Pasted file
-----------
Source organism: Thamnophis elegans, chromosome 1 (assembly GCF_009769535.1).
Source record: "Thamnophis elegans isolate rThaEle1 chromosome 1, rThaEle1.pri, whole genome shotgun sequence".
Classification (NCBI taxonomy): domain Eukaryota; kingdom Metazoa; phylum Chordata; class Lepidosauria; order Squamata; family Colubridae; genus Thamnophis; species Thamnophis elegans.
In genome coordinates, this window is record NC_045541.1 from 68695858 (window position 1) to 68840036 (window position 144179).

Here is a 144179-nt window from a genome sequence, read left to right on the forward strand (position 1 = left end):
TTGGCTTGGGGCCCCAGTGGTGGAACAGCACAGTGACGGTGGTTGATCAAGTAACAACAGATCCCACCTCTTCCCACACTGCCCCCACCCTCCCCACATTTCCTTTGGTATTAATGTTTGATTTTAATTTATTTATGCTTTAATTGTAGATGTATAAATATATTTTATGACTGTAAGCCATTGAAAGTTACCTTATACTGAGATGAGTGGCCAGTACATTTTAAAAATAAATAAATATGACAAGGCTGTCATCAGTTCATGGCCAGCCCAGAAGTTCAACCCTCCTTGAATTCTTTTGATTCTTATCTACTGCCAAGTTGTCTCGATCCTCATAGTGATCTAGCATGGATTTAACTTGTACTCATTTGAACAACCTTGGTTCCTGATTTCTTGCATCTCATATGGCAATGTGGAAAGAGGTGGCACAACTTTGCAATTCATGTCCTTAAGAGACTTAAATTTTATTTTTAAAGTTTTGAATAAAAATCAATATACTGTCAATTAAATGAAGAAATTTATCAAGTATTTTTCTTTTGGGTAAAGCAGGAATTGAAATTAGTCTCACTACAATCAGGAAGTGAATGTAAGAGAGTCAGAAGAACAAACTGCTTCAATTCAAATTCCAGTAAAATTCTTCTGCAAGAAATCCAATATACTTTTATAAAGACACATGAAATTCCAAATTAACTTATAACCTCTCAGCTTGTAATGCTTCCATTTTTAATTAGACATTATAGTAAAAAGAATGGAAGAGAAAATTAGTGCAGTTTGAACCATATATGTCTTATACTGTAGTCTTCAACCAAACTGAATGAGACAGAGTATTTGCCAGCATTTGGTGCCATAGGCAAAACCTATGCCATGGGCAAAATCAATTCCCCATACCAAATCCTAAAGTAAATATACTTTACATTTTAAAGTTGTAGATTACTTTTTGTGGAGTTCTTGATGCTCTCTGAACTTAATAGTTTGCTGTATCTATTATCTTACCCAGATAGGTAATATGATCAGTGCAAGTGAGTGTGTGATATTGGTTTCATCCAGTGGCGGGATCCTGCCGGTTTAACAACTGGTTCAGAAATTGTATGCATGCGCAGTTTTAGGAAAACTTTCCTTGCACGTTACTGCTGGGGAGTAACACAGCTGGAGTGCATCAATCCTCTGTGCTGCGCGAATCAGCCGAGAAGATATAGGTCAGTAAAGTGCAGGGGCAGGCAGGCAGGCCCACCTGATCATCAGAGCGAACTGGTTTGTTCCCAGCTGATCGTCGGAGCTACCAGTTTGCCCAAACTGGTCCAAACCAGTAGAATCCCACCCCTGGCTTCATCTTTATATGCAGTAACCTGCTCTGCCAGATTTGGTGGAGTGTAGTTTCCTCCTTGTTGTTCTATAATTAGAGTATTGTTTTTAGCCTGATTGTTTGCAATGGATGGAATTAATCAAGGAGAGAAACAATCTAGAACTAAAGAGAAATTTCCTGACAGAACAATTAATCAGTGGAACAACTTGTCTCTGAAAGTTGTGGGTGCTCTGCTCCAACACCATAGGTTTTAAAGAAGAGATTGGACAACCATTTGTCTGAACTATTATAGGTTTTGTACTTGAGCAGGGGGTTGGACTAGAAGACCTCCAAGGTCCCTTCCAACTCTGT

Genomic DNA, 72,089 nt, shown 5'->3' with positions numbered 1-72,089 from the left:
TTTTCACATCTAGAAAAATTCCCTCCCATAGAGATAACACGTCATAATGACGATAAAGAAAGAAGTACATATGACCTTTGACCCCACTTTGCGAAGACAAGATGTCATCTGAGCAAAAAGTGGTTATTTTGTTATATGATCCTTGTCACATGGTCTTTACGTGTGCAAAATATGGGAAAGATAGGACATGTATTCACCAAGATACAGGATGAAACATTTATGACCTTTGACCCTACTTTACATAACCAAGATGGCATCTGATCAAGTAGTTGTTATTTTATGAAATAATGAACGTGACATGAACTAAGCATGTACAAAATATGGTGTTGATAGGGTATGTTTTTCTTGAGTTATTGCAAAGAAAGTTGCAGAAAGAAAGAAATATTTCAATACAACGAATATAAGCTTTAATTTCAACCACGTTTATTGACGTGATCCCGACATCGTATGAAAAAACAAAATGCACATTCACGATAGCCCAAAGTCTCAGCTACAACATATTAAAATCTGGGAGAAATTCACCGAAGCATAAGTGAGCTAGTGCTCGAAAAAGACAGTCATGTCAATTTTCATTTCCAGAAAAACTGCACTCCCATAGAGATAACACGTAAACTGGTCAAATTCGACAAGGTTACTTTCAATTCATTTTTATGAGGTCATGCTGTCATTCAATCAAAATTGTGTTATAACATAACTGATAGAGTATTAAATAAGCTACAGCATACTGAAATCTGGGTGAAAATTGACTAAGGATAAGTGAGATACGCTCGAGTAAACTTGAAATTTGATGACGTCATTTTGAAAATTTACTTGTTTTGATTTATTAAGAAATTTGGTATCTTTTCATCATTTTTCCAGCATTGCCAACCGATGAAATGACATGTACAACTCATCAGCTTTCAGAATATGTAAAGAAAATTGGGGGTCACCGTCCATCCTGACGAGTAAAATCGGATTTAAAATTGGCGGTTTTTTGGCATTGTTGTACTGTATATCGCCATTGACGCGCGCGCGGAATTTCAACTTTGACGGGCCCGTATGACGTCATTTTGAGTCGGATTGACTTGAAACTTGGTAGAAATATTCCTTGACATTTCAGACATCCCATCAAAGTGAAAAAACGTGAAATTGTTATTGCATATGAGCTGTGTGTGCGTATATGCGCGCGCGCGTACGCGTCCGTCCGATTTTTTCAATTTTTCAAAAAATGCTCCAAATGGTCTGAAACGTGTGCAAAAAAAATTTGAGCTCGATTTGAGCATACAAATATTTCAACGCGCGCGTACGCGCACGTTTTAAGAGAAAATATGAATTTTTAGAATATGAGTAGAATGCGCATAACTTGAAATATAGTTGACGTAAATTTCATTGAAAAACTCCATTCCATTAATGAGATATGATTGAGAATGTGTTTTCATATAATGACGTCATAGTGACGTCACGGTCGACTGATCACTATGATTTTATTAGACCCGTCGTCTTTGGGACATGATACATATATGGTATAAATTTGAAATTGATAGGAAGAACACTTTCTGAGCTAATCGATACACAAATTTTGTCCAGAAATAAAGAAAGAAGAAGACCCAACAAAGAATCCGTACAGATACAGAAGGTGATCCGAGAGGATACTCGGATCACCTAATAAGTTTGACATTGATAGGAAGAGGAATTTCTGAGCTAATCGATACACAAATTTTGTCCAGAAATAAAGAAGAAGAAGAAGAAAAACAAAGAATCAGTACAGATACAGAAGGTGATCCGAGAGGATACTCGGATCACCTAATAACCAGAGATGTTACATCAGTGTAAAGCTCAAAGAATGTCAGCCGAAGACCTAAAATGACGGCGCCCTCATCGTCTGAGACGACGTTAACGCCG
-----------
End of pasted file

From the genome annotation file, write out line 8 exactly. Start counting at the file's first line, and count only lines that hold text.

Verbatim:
TTTTCACATCTAGAAAAATTCCCTCCCATAGAGATAACACGTCATAATGACGATAAAGAAAGAAGTACATATGACCTTTGACCCCACTTTGCGAAGACAAGATGTCATCTGAGCAAAAAGTGGTTATTTTGTTATATGATCCTTGTCACATGGTCTTTACGTGTGCAAAATATGGGAAAGATAGGACATGTATTCACCAAGATACAGGATGAAACATTTATGACCTTTGACCCTACTTTACATAACCAAGATGGCATCTGATCAAGTAGTTGTTATTTTATGAAATAATGAACGTGACATGAACTAAGCATGTACAAAATATGGTGTTGATAGGGTATGTTTTTCTTGAGTTATTGCAAAGAAAGTTGCAGAAAGAAAGAAATATTTCAATACAACGAATATAAGCTTTAATTTCAACCACGTTTATTGACGTGATCCCGACATCGTATGAAAAAACAAAATGCACATTCACGATAGCCCAAAGTCTCAGCTACAACATATTAAAATCTGGGAGAAATTCACCGAAGCATAAGTGAGCTAGTGCTCGAAAAAGACAGTCATGTCAATTTTCATTTCCAGAAAAACTGCACTCCCATAGAGATAACACGTAAACTGGTCAAATTCGACAAGGTTACTTTCAATTCATTTTTATGAGGTCATGCTGTCATTCAATCAAAATTGTGTTATAACATAACTGATAGAGTATTAAATAAGCTACAGCATACTGAAATCTGGGTGAAAATTGACTAAGGATAAGTGAGATACGCTCGAGTAAACTTGAAATTTGATGACGTCATTTTGAAAATTTACTTGTTTTGATTTATTAAGAAATTTGGTATCTTTTCATCATTTTTCCAGCATTGCCAACCGATGAAATGACATGTACAACTCATCAGCTTTCAGAATATGTAAAGAAAATTGGGGGTCACCGTCCATCCTGACGAGTAAAATCGGATTTAAAATTGGCGGTTTTTTGGCATTGTTGTACTGTATATCGCCATTGACGCGCGCGCGGAATTTCAACTTTGACGGGCCCGTATGACGTCATTTTGAGTCGGATTGACTTGAAACTTGGTAGAAATATTCCTTGACATTTCAGACATCCCATCAAAGTGAAAAAACGTGAAATTGTTATTGCATATGAGCTGTGTGTGCGTATATGCGCGCGCGCGTACGCGTCCGTCCGATTTTTTCAATTTTTCAAAAAATGCTCCAAATGGTCTGAAACGTGTGCAAAAAAAATTTGAGCTCGATTTGAGCATACAAATATTTCAACGCGCGCGTACGCGCACGTTTTAAGAGAAAATATGAATTTTTAGAATATGAGTAGAATGCGCATAACTTGAAATATAGTTGACGTAAATTTCATTGAAAAACTCCATTCCATTAATGAGATATGATTGAGAATGTGTTTTCATATAATGACGTCATAGTGACGTCACGGTCGACTGATCACTATGATTTTATTAGACCCGTCGTCTTTGGGACATGATACATATATGGTATAAATTTGAAATTGATAGGAAGAACACTTTCTGAGCTAATCGATACACAAATTTTGTCCAGAAATAAAGAAAGAAGAAGACCCAACAAAGAATCCGTACAGATACAGAAGGTGATCCGAGAGGATACTCGGATCACCTAATAAGTTTGACATTGATAGGAAGAGGAATTTCTGAGCTAATCGATACACAAATTTTGTCCAGAAATAAAGAAGAAGAAGAAGAAAAACAAAGAATCAGTACAGATACAGAAGGTGATCCGAGAGGATACTCGGATCACCTAATAACCAGAGATGTTACATCAGTGTAAAGCTCAAAGAATGTCAGCCGAAGACCTAAAATGACGGCGCCCTCATCGTCTGAGACGACGTTAACGCCG